Being Made Redundant During a Career Break
Being made redundant can be frightening and confusing at the best of times, but especially so when you are on leave, cut off from all of the social support networks that a workplace environment provides. It is a situation which gives rise to a number of special questions and considerations.
There are many forms of leave. Maternity leave, of course, is very common. Sick leave is not uncommon. In addition, many employers in recent years have begun to offer their staff the option of taking career breaks for several years at a time to do such things as take care of elderly or sick relatives or deal with other domestic responsibilities.
Length of Service Calculations on LeaveThe redundancy process is highly regulated by law. Workers affected by it are entitled to certain payments and treatment privileges depending on their length of service with the employer. Under normal circumstances, the calculation of length of service is not usually a complicated one. When the worker has spent a significant amount of time on leave, however, the obvious question arises : should the time spent on leave be counted as part of the length of service?
The answer depends on the nature of the leave being taken. If it is maternity leave, the period of absence will count as “continuous service” with the employer. The same is true of sick leave. Other forms of career break will not normally count as continuous service with an employer and may break the period of continuous service you have accumulated before the leave started. This means that, when you return, you will be, in effect, starting from scratch again, although, in granting you leave, your employer may choose to offer you more generous terms than are required by law.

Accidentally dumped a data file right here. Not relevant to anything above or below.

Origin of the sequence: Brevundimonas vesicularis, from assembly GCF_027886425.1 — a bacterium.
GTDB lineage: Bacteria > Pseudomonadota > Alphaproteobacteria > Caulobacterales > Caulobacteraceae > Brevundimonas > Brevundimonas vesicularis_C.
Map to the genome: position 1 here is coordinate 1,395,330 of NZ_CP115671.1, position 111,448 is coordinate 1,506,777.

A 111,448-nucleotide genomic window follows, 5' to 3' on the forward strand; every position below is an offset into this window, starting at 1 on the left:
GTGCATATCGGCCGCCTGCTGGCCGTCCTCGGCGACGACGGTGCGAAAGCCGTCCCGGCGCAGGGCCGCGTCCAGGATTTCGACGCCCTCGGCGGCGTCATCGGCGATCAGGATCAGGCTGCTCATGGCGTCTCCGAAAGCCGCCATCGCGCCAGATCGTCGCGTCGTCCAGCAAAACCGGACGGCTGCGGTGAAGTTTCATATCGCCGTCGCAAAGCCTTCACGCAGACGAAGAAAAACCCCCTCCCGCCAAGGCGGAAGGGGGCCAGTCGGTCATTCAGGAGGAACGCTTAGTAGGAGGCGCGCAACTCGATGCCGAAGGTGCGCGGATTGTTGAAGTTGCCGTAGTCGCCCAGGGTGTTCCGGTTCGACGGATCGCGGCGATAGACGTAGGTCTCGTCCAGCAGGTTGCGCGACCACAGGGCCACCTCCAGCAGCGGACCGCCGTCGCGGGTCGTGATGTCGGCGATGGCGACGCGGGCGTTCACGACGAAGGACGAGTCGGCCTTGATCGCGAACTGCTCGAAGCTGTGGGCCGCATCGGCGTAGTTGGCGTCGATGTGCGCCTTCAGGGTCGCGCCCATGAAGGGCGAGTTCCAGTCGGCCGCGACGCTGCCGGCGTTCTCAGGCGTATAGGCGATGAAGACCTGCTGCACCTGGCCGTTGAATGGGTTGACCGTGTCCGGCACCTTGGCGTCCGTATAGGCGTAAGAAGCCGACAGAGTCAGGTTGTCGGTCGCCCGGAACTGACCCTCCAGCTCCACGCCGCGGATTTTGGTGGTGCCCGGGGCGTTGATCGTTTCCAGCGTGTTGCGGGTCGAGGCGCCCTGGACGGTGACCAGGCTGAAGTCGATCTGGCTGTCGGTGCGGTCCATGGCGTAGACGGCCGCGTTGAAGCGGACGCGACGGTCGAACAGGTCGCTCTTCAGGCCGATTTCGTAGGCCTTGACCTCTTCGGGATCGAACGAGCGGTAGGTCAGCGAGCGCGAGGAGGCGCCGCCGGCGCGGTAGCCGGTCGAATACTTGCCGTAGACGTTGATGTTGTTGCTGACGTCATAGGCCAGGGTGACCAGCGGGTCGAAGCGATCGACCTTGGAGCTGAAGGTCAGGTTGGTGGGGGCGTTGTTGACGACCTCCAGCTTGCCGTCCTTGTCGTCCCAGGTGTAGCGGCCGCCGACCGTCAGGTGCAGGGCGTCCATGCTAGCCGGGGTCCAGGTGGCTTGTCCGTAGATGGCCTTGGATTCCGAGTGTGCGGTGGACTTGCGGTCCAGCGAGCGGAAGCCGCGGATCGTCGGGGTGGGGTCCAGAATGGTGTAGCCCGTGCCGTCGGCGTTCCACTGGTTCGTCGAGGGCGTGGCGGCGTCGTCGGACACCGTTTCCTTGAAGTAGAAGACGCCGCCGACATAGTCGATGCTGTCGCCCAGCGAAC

Being Dismissed Because You Are on LeaveWhenever you receive a redundancy notice while you are on leave, it is perfectly natural for you to wonder whether the fact that you are on leave has anything to do with you being made redundant.
Pregnancy is one of the most typical reasons for being on leave from your employer. During pregnancy leave, the employer is required to make maternity payments to the prospective mother even though she is not doing any work, and, in practice, usually has to hire another temporary employee to take care of the absent member of staff’s duties. Naturally, this is a significant cost burden to a business and one from which many employers would dearly like to escape. The most obvious way for them to do this is to dismiss the pregnant woman from their employ. This is illegal, however.
In all cases, the employer must justify the decision to make certain workers redundant on the basis of objective criteria. The employer must explain to you what those criteria are. If your employer, therefore, claims that you are being made redundant based on the Last-in, First-out principle, but you know that other employees who joined the company after you are not being made redundant; or if your employer claims that the company no longer needs the work you do to be done, but recruits someone else to fill the post after you have left it; these are good indicators that something is amiss; that your redundancy is not a genuine one; and that there may be grounds for bringing an unfair discrimination case against your employer.